Skip to: main navigation | main content | sitemap | accessibility page

Scroll ▼

The Churchill 5 Multi-Fuel Stove from Mendip is an Ecodesign Model with a Clean, Efficient Burn

The Churchill 5 DC from Mendip Stoves creates a cosy interior with a clean, efficient burn that complies with all the new rules which began in January this year (2022). The impressive curved door, which is made from cast iron, features a large viewing window and dual air control. This gives users even greater control over the primary and secondary air intake.

Churchill 5 DC

Churchill 5 DC

Ideal for making a focal point in any space, the Churchill 5 can fit into an inglenook fireplace or stand alone in the room to make a lasting first impression. A+ rated for energy efficiency, it offers multi-fuel burning, closed combustion for better efficiency and a contemporary freestanding design that complements all decors and property styles. Measuring H606mm x W510mm x D380mm, it has a 5kW heat output and is suitable for smoke control areas too, making it ideal for city dwelling.

Churchill 5 Convection DC

Churchill 5 Convection DC

With its clean-lined contemporary design, which suits both modern and traditional interiors, the stove comes with or without a log store for convenience. It’s also 12mm floor plate compatible and has a convection top plate.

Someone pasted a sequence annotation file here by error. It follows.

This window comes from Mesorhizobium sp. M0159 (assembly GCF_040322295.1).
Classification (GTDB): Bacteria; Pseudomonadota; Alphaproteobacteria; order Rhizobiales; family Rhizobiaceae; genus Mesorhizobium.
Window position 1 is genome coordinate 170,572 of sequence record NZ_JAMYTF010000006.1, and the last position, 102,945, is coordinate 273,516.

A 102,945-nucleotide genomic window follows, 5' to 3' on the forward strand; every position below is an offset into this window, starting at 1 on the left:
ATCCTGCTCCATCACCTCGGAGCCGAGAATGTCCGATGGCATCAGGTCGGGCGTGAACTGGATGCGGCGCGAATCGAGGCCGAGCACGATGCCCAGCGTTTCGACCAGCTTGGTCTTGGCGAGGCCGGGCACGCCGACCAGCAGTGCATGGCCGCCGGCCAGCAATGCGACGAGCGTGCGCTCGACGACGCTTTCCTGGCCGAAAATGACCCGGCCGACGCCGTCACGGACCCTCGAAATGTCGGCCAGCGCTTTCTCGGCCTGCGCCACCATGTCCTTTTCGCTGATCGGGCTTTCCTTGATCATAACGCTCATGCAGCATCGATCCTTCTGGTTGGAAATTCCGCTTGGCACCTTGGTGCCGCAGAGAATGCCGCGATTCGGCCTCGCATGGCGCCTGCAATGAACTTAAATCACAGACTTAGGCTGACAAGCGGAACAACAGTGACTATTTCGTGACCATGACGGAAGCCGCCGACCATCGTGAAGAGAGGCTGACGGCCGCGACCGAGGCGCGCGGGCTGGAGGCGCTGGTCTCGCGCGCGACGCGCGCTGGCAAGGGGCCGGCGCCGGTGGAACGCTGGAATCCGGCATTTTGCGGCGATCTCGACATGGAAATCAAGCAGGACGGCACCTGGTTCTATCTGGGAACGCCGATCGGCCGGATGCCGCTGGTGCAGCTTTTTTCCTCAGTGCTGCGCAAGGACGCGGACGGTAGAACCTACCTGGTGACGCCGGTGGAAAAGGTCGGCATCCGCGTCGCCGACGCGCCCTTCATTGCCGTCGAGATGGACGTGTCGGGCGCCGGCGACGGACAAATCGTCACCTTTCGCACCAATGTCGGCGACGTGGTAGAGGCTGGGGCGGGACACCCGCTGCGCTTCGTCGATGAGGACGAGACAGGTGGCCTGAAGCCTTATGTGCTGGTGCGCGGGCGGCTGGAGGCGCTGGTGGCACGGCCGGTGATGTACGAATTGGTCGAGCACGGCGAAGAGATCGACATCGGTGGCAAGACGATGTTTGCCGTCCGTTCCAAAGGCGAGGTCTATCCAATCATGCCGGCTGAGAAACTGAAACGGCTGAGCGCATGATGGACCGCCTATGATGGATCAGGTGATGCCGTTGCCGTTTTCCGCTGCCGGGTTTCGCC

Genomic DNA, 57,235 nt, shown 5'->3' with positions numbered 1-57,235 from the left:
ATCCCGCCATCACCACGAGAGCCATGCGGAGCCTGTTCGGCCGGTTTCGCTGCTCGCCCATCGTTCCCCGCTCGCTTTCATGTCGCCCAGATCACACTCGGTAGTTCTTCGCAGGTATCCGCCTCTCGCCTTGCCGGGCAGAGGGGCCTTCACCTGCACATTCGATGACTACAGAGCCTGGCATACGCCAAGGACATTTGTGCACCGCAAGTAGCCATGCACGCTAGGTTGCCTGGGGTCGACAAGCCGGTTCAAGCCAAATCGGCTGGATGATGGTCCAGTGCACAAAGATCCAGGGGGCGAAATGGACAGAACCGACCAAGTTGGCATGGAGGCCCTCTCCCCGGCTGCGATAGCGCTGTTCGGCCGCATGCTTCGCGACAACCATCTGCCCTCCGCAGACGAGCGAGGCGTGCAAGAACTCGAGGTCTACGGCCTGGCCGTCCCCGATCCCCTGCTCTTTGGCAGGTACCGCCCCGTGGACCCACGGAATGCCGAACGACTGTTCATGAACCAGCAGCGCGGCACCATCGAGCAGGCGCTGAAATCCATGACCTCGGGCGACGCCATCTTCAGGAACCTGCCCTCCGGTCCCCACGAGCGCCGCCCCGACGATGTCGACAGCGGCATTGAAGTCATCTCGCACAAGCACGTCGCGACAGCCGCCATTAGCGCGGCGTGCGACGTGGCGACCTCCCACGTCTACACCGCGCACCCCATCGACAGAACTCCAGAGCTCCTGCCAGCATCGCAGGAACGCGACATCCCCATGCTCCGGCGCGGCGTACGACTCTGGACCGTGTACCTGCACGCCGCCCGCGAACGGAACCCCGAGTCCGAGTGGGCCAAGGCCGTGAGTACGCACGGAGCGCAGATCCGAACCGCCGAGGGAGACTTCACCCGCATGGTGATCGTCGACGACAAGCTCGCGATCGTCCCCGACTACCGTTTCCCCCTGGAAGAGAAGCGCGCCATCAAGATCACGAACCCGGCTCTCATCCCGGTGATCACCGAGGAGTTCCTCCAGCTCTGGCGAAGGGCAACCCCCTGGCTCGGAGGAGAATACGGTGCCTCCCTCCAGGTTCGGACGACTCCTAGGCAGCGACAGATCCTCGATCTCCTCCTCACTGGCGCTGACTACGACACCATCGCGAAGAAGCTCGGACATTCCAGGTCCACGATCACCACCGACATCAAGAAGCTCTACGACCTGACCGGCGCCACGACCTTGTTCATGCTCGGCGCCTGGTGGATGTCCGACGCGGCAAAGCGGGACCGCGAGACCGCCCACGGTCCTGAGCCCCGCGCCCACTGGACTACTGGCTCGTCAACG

Churchill 5 DC Convection Logstore

Churchill 5 DC Convection Logstore

Chris Baines, MD of Mendip Stoves, comments: “Mendip Stoves has a wide range of Ecodesign and Defra approved models that meet the emissions and minimum efficiency criteria of the new legislation, reducing particle matter emissions by burning wood more efficiently. Burning fuel more efficiently gives a clean environment in which to spend time in. We are proud to do our part in helping the planet and help consumers make the right choice for both their home and the environment.”

An Ecodesign wood burner produces up to 90% fewer emissions than an open fire and up to 80% less than a stove manufactured over 10 years ago.

“When choosing a new stove,” adds Chris, “it must ‘fit’ the room in terms of heat output. As a general rule, work out the cubic metre capacity of the room and divide by 14. This gives the ideal minimum heat output required in kW. However, for modern and well-insulated homes it is probably more accurate to divide by 20. One must also make sure that the distance to combustibles is observed, as individual stoves may have very different space requirements around the stove itself. Finally, do ensure that the stove is professionally installed by a HETAS registered engineer. Not only is this the safe choice but your home insurance may be invalid if not.”

Leave your comment
New comment